The family of abducted Israel Defense Forces soldier Gilad Shalit has allowed public access to a letter he wrote just months after being taken captive by Palestinian militants in 2006.
Revelations by Israeli soldiers of inhumane conduct in the recent Gaza War are putting Israel on the defensive.
According to soldiers involved in the 22-day operation, Israeli troops used heavy firepower in built-up civilian areas, shot and killed women and children on at least two occasions because of loose rules of engagement and, in many cases, showed little respect for Palestinian people and property.
It's impossible to augur the future of the Jewish people. It can only be summed up in two words: "I hope."
The arrest this week of a retired a New Jersey man on charges of transmitting classified information to Israel two decades ago shows how the Jonathan Pollard spy case continues to haunt the U.S.-Israel relationship.
As Vidi Bilu recalls it, she and Dalia Hager were working on a series they were hoping to sell to Israeli television, when their conversation turned to their experiences in the military. Even in the Holy Land, it is not typical for women "to talk about their memories of the army," she says. But the chat got them thinking that their experiences might make a good film.
From a military perspective, there can be absolutely no doubt as to the results of Hezbollah and Iran's offensive against Israel. It was a defeat. Every part of their war plan, except the manipulation of the media, failed.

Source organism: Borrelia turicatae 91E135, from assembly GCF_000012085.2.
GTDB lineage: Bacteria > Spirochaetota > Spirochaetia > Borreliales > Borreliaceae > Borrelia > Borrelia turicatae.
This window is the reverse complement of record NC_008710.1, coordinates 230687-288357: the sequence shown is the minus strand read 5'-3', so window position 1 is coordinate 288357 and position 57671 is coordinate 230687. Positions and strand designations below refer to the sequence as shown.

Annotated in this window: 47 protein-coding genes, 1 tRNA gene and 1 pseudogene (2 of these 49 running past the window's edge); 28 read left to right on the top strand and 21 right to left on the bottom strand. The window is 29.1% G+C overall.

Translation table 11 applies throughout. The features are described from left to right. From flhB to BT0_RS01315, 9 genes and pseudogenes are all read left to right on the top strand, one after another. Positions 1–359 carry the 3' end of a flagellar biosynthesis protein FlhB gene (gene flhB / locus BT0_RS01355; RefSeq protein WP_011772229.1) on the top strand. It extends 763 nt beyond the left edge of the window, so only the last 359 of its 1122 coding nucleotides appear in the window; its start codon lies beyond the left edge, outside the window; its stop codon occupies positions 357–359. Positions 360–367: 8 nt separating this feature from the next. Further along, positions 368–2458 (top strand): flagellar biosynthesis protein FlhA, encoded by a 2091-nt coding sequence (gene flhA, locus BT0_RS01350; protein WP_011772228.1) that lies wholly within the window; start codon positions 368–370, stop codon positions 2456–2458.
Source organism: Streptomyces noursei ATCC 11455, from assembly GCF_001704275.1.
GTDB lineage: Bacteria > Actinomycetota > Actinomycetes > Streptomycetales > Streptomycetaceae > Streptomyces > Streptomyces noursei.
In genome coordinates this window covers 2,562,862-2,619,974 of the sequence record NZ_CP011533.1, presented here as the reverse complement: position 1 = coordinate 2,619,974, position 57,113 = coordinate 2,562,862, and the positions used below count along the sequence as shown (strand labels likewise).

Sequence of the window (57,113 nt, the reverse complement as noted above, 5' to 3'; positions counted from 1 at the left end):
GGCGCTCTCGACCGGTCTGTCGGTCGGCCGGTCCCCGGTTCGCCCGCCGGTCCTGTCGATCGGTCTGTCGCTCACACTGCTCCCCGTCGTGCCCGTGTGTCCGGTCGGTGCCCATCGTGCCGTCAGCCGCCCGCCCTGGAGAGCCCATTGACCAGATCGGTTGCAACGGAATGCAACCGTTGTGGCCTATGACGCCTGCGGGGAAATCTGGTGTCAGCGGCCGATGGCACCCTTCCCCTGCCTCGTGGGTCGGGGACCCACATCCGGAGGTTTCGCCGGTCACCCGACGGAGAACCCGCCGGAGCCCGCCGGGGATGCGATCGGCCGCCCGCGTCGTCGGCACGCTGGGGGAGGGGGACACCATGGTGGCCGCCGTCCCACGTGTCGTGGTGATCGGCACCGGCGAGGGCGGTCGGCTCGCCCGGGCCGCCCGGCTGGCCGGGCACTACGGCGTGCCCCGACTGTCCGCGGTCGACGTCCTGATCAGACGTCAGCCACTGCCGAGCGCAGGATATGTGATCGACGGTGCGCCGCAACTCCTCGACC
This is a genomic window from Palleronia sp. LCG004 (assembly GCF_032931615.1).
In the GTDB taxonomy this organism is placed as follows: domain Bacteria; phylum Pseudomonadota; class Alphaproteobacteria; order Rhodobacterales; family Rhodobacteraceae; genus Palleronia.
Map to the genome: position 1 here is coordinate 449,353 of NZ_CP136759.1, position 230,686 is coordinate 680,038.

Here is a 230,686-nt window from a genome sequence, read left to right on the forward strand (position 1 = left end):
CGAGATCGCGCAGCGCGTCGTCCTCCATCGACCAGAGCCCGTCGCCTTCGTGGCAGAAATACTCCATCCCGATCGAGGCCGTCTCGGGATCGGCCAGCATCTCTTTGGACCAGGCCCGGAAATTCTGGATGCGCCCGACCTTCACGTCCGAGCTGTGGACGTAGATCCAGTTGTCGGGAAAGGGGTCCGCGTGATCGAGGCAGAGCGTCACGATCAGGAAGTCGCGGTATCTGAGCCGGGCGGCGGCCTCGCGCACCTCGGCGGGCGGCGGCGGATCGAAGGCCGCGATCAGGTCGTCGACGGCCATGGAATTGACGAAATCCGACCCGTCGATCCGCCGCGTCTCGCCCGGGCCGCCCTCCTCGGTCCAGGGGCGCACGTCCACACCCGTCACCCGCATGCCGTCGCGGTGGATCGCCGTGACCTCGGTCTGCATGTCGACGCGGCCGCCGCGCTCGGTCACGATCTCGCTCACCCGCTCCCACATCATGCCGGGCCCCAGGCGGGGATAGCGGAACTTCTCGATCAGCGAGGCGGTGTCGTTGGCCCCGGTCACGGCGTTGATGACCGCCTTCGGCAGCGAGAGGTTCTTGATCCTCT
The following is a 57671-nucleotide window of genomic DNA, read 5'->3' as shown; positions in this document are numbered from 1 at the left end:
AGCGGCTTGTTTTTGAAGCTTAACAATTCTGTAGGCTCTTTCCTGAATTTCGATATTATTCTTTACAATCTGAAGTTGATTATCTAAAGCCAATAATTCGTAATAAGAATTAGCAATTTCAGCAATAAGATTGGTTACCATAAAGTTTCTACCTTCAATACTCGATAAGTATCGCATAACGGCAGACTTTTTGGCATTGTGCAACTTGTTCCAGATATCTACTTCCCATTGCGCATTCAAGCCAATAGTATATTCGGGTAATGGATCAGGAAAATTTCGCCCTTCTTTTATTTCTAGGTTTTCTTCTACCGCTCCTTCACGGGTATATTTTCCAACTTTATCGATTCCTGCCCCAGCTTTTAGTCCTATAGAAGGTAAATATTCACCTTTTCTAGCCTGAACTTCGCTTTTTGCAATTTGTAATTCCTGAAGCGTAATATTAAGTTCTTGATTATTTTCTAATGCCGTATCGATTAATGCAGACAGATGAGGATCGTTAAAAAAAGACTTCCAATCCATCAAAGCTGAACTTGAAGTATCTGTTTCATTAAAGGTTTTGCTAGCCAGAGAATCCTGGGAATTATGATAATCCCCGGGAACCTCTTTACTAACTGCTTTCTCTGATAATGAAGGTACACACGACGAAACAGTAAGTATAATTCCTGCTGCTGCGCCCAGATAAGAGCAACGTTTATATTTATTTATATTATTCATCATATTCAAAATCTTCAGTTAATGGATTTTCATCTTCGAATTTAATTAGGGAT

Hours before the cease-fire between Israel and Hezbollah went into effect, Israel Defense Forces tank commander Uri Grossman, the son of acclaimed Israeli novelist David Grossman, was killed by an Hezbollah anti-tank missile. This is an excerpt of the eulogy David Grossman delivered at his son's funeral.
I am lying in my Tel Aviv bed long after midnight, soaking my pillow with tears.
My cries are echoing in the house. My folks are fast asleep. The war with Lebanon has finally hit me.
Carolyn Blashek is a Jewish mother in Encino who, like most Americans, was horrified by the events of Sept. 11, 2001. However, her reaction was slightly different than that of the average Jewish mother -- she tried to enlist in the military.
MASA, Hebrew for journey, started funding students who qualified on a need-basis in 2004-05, subsidizing more than 100 approved five- to 10-month Israel programs that assist 18- to 30-year-olds in building a solid connection to Israel. This year, MASA is helping to send 7,000 young adults worldwide to Israel, with hopes of sending 20,000 a year by decade's end.